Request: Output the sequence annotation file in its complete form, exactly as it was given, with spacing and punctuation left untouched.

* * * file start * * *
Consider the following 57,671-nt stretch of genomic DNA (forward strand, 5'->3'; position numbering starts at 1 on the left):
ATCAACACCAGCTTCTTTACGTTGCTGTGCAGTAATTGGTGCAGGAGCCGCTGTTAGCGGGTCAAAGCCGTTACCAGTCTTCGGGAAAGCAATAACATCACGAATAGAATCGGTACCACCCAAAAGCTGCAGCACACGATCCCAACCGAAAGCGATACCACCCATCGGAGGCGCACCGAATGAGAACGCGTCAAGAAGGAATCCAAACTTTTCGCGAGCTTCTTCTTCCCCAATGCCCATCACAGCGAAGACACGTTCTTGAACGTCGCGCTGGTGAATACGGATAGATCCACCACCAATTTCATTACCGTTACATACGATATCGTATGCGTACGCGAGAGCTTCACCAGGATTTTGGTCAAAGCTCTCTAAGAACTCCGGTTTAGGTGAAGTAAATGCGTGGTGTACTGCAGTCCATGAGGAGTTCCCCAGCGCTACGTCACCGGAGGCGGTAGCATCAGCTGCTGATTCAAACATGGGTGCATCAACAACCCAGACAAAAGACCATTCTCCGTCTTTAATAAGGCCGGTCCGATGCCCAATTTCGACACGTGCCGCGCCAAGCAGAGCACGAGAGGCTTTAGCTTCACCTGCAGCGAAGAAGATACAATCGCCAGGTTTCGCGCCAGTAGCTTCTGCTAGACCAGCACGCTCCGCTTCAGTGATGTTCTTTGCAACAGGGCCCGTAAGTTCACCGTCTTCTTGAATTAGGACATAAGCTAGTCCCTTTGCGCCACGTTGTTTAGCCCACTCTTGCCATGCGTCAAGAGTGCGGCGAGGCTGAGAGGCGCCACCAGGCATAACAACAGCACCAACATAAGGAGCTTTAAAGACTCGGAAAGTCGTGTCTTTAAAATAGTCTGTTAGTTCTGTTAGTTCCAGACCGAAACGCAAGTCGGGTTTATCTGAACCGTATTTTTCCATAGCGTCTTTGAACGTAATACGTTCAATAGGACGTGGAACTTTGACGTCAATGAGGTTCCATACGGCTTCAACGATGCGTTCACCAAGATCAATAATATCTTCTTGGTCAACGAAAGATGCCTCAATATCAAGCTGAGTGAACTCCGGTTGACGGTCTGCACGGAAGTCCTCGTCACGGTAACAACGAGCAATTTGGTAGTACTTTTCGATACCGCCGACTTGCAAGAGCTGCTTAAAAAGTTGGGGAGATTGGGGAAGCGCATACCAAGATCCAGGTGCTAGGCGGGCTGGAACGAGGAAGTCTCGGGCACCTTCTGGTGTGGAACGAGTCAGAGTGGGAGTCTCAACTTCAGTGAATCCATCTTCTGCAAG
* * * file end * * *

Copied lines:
Consider the following 57,671-nt stretch of genomic DNA (forward strand, 5'->3'; position numbering starts at 1 on the left):
ATCAACACCAGCTTCTTTACGTTGCTGTGCAGTAATTGGTGCAGGAGCCGCTGTTAGCGGGTCAAAGCCGTTACCAGTCTTCGGGAAAGCAATAACATCACGAATAGAATCGGTACCACCCAAAAGCTGCAGCACACGATCCCAACCGAAAGCGATACCACCCATCGGAGGCGCACCGAATGAGAACGCGTCAAGAAGGAATCCAAACTTTTCGCGAGCTTCTTCTTCCCCAATGCCCATCACAGCGAAGACACGTTCTTGAACGTCGCGCTGGTGAATACGGATAGATCCACCACCAATTTCATTACCGTTACATACGATATCGTATGCGTACGCGAGAGCTTCACCAGGATTTTGGTCAAAGCTCTCTAAGAACTCCGGTTTAGGTGAAGTAAATGCGTGGTGTACTGCAGTCCATGAGGAGTTCCCCAGCGCTACGTCACCGGAGGCGGTAGCATCAGCTGCTGATTCAAACATGGGTGCATCAACAACCCAGACAAAAGACCATTCTCCGTCTTTAATAAGGCCGGTCCGATGCCCAATTTCGACACGTGCCGCGCCAAGCAGAGCACGAGAGGCTTTAGCTTCACCTGCAGCGAAGAAGATACAATCGCCAGGTTTCGCGCCAGTAGCTTCTGCTAGACCAGCACGCTCCGCTTCAGTGATGTTCTTTGCAACAGGGCCCGTAAGTTCACCGTCTTCTTGAATTAGGACATAAGCTAGTCCCTTTGCGCCACGTTGTTTAGCCCACTCTTGCCATGCGTCAAGAGTGCGGCGAGGCTGAGAGGCGCCACCAGGCATAACAACAGCACCAACATAAGGAGCTTTAAAGACTCGGAAAGTCGTGTCTTTAAAATAGTCTGTTAGTTCTGTTAGTTCCAGACCGAAACGCAAGTCGGGTTTATCTGAACCGTATTTTTCCATAGCGTCTTTGAACGTAATACGTTCAATAGGACGTGGAACTTTGACGTCAATGAGGTTCCATACGGCTTCAACGATGCGTTCACCAAGATCAATAATATCTTCTTGGTCAACGAAAGATGCCTCAATATCAAGCTGAGTGAACTCCGGTTGACGGTCTGCACGGAAGTCCTCGTCACGGTAACAACGAGCAATTTGGTAGTACTTTTCGATACCGCCGACTTGCAAGAGCTGCTTAAAAAGTTGGGGAGATTGGGGAAGCGCATACCAAGATCCAGGTGCTAGGCGGGCTGGAACGAGGAAGTCTCGGGCACCTTCTGGTGTGGAACGAGTCAGAGTGGGAGTCTCAACTTCAGTGAATCCATCTTCTGCAAG